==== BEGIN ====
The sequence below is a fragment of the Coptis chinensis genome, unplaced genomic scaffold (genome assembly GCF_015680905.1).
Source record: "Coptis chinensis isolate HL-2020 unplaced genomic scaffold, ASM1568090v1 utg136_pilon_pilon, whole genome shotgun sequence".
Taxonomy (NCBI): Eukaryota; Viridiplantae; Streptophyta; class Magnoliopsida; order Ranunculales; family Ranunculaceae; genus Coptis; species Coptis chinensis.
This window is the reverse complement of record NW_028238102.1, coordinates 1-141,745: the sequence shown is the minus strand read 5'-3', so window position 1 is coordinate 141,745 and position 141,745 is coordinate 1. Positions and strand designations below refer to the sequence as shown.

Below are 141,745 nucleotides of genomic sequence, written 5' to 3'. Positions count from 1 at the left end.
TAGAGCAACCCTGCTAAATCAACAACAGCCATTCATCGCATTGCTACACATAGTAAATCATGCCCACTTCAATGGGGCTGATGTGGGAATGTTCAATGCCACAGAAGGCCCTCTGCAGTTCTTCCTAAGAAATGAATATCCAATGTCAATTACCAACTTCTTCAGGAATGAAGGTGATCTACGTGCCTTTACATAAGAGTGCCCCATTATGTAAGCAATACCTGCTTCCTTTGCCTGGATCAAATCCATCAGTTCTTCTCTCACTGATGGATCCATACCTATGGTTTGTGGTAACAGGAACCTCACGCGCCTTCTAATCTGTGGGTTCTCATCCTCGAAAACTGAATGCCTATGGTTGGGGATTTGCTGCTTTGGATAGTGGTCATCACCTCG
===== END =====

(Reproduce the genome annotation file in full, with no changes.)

The sequence below is a fragment of the Coptis chinensis genome, unplaced genomic scaffold (genome assembly GCF_015680905.1).
Source record: "Coptis chinensis isolate HL-2020 unplaced genomic scaffold, ASM1568090v1 utg136_pilon_pilon, whole genome shotgun sequence".
Taxonomy (NCBI): Eukaryota; Viridiplantae; Streptophyta; class Magnoliopsida; order Ranunculales; family Ranunculaceae; genus Coptis; species Coptis chinensis.
This window is the reverse complement of record NW_028238102.1, coordinates 1-141,745: the sequence shown is the minus strand read 5'-3', so window position 1 is coordinate 141,745 and position 141,745 is coordinate 1. Positions and strand designations below refer to the sequence as shown.

Below are 141,745 nucleotides of genomic sequence, written 5' to 3'. Positions count from 1 at the left end.
TAGAGCAACCCTGCTAAATCAACAACAGCCATTCATCGCATTGCTACACATAGTAAATCATGCCCACTTCAATGGGGCTGATGTGGGAATGTTCAATGCCACAGAAGGCCCTCTGCAGTTCTTCCTAAGAAATGAATATCCAATGTCAATTACCAACTTCTTCAGGAATGAAGGTGATCTACGTGCCTTTACATAAGAGTGCCCCATTATGTAAGCAATACCTGCTTCCTTTGCCTGGATCAAATCCATCAGTTCTTCTCTCACTGATGGATCCATACCTATGGTTTGTGGTAACAGGAACCTCACGCGCCTTCTAATCTGTGGGTTCTCATCCTCGAAAACTGAATGCCTATGGTTGGGGATTTGCTGCTTTGGATAGTGGTCATCACCTCG